I was writing in my favorite French bakery on Friday — is there anything better than drinking good coffee while the smells of baking bread and pastry swirl around your laptop? — when I bumped into a delightful writer I met at last year’s PNWA conference. (Here’s how good her pitch was: out of the hundreds I heard last July at the Pitch Practicing Palace, I still remember hers. In detail.) She’s had submission success — hooray! — and we spent a few minutes chatting.
Like so many working writers, we both spoke humorously about our respective disappointments since we’d seen each other last, and it struck me: amongst our ilk, well-justified complaint has become something of an art form. To be capable of expressing one’s continual astonishment at how hard it has become for good writing to find home at either an agency or a publishing house in a beautiful but not bitter manner is, in fact, regarded as a mark of professionalism.
I have mixed feelings about this, to tell you the truth: yes, it’s great that amongst writers, it’s considered completely acceptable, and even normal, to bemoan one’s experiences, as long as one does it in an entertaining manner. In fact, getting together to vent is a time-honored tradition in our inherently isolating profession. I meet regularly with other writers, not to exchange material (I have another group for that), but to compare notes on our respective progress. Which means, a good 90% of the time, collective kvetching.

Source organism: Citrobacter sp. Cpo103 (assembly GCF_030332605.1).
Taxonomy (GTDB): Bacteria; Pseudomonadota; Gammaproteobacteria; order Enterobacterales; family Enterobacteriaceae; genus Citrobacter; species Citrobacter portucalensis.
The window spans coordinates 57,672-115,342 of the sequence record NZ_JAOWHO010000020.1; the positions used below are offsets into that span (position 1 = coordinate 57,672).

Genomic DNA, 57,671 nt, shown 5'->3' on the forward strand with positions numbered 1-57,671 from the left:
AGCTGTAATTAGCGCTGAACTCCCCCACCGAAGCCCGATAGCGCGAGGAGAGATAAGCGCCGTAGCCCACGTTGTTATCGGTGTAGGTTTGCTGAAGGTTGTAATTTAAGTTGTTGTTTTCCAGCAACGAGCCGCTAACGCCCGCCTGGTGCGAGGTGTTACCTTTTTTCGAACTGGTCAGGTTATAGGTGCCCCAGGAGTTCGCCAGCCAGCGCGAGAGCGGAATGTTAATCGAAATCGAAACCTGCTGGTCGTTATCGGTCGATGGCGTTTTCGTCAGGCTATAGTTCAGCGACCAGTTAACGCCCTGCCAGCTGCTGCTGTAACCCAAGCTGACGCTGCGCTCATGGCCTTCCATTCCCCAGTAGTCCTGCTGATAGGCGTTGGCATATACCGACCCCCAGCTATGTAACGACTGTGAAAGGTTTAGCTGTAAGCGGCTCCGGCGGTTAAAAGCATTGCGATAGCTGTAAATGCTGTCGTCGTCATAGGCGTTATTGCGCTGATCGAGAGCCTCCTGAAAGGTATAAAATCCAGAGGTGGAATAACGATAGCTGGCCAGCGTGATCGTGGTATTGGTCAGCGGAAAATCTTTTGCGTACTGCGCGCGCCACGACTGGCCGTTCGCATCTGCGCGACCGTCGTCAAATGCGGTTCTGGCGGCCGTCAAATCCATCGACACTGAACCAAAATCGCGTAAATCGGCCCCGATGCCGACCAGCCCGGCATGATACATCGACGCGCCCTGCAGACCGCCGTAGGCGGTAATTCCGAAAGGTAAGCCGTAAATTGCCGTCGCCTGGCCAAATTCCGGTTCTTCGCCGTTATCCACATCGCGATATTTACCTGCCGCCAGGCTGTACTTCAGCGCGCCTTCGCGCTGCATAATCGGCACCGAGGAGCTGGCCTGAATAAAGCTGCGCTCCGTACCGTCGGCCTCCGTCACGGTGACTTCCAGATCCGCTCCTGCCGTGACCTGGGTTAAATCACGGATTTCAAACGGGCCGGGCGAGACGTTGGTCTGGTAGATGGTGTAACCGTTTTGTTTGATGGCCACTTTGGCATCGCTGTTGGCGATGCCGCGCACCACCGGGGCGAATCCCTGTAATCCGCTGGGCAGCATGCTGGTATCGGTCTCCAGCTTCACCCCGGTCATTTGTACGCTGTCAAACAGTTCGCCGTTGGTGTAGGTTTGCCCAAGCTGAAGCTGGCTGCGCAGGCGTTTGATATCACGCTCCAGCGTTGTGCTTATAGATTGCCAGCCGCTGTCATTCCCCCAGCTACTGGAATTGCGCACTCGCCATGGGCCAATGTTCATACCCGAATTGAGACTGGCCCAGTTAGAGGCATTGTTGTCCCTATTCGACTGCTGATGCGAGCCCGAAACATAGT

That crash you just heard was all of the devotees of THE SECRET fainting.
They — like the New Agers before them, Norman Cousins (laughter is the best medicine) in the 1970s, Dr. Coué (every day, in every way, I am getting better and better), in the early part of the last century, and Mary Baker Eddy (Christian Science) in the century before that; how a philosophy so well-advertised and commercially promulgated for so long can be called a secret is beyond me — will tell you that collectively dwelling on our setbacks will only lead to more setbacks. We should think only of our future success, in order to attract it.
For writers, I do think there are benefits to this kind of chin-up-little-soldier optimism. Because the path to publication is such a hard road — and no, Virginia, I don’t believe that acknowledging that fact makes it more so; quite the opposite, in fact — it is very, very easy to talk oneself out of walking it at all. So looking on the bright side can be very helpful, to keep oneself out of the doldrums.